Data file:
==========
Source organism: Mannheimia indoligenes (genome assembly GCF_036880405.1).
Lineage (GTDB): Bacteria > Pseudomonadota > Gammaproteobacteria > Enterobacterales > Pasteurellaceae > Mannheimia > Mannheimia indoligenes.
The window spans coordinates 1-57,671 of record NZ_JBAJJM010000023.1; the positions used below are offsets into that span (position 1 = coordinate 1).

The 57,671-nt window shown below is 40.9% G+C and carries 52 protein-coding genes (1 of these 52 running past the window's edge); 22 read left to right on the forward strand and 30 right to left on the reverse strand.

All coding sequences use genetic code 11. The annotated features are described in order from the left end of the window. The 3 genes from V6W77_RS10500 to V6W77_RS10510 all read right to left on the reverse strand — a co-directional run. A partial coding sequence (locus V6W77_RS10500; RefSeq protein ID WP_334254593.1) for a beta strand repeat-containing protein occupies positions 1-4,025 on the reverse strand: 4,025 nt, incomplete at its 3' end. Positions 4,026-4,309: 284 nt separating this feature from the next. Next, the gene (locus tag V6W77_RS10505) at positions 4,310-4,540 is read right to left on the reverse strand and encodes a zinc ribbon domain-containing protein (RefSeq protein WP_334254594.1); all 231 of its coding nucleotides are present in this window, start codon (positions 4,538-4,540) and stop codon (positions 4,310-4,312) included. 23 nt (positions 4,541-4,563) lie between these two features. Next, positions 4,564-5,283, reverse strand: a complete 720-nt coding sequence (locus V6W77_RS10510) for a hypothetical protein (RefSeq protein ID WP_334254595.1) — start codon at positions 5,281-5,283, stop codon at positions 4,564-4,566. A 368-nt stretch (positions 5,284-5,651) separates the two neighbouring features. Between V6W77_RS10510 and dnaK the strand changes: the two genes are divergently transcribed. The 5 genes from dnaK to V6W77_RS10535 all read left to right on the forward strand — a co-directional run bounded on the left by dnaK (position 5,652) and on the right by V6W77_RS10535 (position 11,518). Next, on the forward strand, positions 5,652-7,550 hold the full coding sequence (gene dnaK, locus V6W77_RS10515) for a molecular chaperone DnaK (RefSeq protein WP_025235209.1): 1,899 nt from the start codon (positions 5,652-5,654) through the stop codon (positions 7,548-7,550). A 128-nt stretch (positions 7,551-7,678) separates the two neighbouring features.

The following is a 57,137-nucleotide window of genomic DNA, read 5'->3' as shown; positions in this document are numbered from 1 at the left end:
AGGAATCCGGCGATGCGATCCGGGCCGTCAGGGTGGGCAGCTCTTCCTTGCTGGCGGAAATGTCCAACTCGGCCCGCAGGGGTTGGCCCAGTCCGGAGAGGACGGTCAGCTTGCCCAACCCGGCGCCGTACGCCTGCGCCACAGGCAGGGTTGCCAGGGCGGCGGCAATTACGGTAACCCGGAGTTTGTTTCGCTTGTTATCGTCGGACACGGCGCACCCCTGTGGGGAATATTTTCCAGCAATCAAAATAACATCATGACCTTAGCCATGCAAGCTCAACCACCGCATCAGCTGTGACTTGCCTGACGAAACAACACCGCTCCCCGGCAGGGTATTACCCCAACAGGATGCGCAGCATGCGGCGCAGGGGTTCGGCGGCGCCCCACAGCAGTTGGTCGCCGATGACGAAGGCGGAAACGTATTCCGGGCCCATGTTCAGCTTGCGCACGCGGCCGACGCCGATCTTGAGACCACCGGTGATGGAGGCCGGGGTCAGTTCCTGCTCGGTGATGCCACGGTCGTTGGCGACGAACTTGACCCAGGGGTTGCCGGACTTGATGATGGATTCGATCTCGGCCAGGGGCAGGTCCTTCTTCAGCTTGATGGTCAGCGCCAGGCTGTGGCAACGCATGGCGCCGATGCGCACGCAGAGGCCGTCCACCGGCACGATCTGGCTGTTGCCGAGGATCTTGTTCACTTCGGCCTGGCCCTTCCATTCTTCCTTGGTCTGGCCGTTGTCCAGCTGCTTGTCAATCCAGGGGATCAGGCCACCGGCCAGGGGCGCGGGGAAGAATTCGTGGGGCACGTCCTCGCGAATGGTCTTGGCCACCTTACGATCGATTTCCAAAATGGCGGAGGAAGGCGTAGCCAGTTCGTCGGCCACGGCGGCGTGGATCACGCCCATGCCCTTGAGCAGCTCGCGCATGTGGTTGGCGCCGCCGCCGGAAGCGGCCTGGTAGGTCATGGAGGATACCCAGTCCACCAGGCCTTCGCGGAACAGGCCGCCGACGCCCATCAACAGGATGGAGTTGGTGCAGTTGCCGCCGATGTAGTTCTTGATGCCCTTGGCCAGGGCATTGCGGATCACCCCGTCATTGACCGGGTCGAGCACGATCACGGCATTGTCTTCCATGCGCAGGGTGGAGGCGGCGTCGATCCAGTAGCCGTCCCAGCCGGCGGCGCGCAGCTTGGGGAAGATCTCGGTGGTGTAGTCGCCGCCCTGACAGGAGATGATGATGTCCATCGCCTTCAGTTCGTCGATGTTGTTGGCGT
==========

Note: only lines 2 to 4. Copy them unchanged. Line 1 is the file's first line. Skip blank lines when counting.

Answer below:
Lineage (GTDB): Bacteria > Pseudomonadota > Gammaproteobacteria > Enterobacterales > Pasteurellaceae > Mannheimia > Mannheimia indoligenes.
The window spans coordinates 1-57,671 of record NZ_JBAJJM010000023.1; the positions used below are offsets into that span (position 1 = coordinate 1).

The 57,671-nt window shown below is 40.9% G+C and carries 52 protein-coding genes (1 of these 52 running past the window's edge); 22 read left to right on the forward strand and 30 right to left on the reverse strand.